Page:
What is your favorite set up for stitching? Scroll frames, such as this one that I’m using to begin my Perfect Stitch Sampler and hoops, such as you’ve seen my tablecloths in are often my go to. My scroll frame even has a floor stand, a gift from my husband many years ago. Some types of projects or embroidery are best worked in hand too.
My issue tends to be that my floor stand is bulky, which means that even though it has a permanent place near my chair in the living room, it doesn’t often see use. Being blocked in is hard when little ones are constantly making demands. Setting it up takes too much time for all, bit longer stitching sessions (I think I remember those.). Before children, the floor stand was great for setting up and working on a project. I could toss a cloth over it and slide it back coming back to it for the next session. Given that set up, I skipped lap and table stands. Now I wonder about investing in them without some idea of how they’d suit my needs, working style and situation.
My local thrift store provided this two in one hoop frame for $2.
Much better than Amazon, which makes this a very affordable test piece.
Have you worked with this style before? Any tips, pros, cons? If not is there an lap or table frame you would recommend?
I mentioned starting The Proper Stitch Sampler. It is from Darlene O’Steen’s book by the same name. The newer non-spiral bound version has three sampler patterns instead of two if you are interested. The sampler contains 35 different stitches and the book offers step by step illustrations for them. Disclaimer: Perhaps making my own life difficult, I have rearranged and occasionally redesigned the bands of the sampler. Any benefit that might have been accrued from following the stitching order has been passed over. Instead I am starting with what may be the most complicated band, which I am centering on my cloth. This definitely makes setting the band size and checking my work a bit more challenging. The new stitches-diagonal crossstitch and trellis stitch are joining rice stitch, reversible crossstitch, detached chain stitch and running stitch so far.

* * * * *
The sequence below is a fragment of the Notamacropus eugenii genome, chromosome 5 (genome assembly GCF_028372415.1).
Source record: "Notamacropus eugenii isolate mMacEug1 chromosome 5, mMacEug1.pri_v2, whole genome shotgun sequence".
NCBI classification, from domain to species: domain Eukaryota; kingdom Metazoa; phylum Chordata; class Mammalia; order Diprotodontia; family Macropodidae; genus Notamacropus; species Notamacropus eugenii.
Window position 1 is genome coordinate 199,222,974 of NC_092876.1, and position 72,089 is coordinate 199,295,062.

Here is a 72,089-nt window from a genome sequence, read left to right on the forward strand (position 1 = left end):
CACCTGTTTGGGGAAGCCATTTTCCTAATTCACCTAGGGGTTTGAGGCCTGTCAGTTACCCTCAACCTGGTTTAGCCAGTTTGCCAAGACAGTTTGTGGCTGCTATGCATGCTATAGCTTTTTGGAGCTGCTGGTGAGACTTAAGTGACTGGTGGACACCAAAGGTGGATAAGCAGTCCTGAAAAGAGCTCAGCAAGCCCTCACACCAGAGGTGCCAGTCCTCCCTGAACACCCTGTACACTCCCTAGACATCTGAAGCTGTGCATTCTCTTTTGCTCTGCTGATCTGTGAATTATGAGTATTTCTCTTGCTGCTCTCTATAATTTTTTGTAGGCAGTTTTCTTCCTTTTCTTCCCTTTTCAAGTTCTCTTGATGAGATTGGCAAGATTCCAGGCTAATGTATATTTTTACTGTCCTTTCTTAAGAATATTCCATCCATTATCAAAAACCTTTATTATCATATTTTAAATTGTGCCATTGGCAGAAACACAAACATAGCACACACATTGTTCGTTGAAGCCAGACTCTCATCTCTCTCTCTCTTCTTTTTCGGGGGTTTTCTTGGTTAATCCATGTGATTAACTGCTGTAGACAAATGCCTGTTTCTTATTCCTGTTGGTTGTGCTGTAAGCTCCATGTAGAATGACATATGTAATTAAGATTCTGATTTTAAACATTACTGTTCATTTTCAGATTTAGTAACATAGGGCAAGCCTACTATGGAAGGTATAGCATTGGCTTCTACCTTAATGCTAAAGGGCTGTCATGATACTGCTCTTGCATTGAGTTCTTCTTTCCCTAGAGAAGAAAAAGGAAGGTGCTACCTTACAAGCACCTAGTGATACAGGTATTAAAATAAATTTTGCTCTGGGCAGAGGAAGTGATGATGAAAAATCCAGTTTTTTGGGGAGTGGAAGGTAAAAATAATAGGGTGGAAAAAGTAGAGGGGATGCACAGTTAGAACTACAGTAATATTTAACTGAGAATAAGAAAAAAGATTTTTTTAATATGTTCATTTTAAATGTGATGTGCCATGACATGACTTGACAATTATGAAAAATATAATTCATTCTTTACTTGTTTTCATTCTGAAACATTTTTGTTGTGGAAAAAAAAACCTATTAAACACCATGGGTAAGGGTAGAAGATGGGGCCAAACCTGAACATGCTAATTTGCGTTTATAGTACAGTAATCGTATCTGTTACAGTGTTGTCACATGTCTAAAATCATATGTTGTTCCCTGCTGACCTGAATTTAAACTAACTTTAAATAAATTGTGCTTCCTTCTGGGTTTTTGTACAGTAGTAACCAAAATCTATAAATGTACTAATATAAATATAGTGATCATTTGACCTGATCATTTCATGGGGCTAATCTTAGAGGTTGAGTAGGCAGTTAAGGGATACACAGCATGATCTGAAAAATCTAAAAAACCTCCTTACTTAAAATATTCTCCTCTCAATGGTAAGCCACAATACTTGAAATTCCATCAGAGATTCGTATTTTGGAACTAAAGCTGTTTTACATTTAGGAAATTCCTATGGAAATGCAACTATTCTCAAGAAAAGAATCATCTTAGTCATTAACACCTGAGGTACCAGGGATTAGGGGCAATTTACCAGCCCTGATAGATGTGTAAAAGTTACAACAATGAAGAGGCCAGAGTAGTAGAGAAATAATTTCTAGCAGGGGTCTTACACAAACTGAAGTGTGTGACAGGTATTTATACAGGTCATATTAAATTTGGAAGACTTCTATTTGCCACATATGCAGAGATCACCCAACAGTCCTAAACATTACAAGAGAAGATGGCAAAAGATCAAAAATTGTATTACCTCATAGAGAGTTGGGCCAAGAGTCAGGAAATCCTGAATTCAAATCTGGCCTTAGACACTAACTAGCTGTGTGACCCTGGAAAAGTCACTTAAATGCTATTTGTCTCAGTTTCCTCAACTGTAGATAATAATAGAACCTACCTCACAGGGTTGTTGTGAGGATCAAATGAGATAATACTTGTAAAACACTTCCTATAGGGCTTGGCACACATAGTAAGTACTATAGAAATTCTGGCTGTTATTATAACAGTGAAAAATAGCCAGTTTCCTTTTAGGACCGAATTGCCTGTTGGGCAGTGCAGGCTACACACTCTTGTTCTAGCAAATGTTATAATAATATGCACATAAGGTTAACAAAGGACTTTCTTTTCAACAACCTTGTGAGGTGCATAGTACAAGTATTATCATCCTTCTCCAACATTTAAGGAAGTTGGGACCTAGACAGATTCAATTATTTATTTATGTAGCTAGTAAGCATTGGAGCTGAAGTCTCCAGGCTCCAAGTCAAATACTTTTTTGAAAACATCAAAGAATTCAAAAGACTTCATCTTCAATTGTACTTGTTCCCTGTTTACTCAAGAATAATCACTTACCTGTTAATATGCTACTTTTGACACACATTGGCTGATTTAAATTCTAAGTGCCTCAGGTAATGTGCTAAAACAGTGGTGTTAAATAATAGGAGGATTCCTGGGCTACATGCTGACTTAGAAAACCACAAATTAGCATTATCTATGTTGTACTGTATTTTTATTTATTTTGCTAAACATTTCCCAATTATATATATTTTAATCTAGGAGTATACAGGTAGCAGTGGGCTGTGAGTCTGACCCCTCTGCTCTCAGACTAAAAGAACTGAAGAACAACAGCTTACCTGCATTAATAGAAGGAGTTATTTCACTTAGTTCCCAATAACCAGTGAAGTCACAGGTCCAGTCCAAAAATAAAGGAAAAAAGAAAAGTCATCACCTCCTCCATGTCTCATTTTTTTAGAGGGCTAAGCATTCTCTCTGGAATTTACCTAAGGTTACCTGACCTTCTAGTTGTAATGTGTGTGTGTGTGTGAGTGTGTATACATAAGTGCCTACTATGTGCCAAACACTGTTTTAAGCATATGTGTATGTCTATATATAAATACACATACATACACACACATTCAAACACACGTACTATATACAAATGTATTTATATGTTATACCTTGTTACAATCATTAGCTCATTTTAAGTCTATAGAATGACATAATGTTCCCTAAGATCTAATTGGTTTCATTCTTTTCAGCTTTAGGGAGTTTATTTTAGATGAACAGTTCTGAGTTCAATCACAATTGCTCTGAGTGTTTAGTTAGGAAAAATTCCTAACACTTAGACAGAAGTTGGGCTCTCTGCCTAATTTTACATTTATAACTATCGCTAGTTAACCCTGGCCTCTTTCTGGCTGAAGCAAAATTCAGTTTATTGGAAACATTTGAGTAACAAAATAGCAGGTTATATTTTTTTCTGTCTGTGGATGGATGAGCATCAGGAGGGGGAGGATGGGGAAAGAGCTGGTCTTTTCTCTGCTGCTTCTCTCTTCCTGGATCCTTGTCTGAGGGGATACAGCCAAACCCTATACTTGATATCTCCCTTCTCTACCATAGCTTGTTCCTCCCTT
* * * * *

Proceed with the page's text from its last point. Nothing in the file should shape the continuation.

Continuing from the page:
My issues this far:
Having to flip back and forth between the chart, the row instructions, to the stitch instructions. Some photo copying allows me to skip that and cross off and highlight as I work.
Placement of the diagonal crossstitches, which are only indicated via the same type of symbol and position one sees on a crossstitch chart. Those don’t seem to be quite the same number as the number of stitches shown on the image of the stitched piece. I’m working it out. This may simply be a matter of adjustment.
I had trouble with the instructions for the trellis stitch because they say to start by coming up from below do a bit of under around and over and then say to repeat. (They are more specific about the under around and over). A quick trip to Needle N’ Thread, had another of Mary Corbett’s wonderful video tutorials explaining that my instinctive lack of going down and back up was correct. Handily, it also showed how to travel in both directions and how to link in your last row too.
Soon enough I’ll get a the base sorted and be moving along having solved these minor puzzles. Keep checking in for progress updates.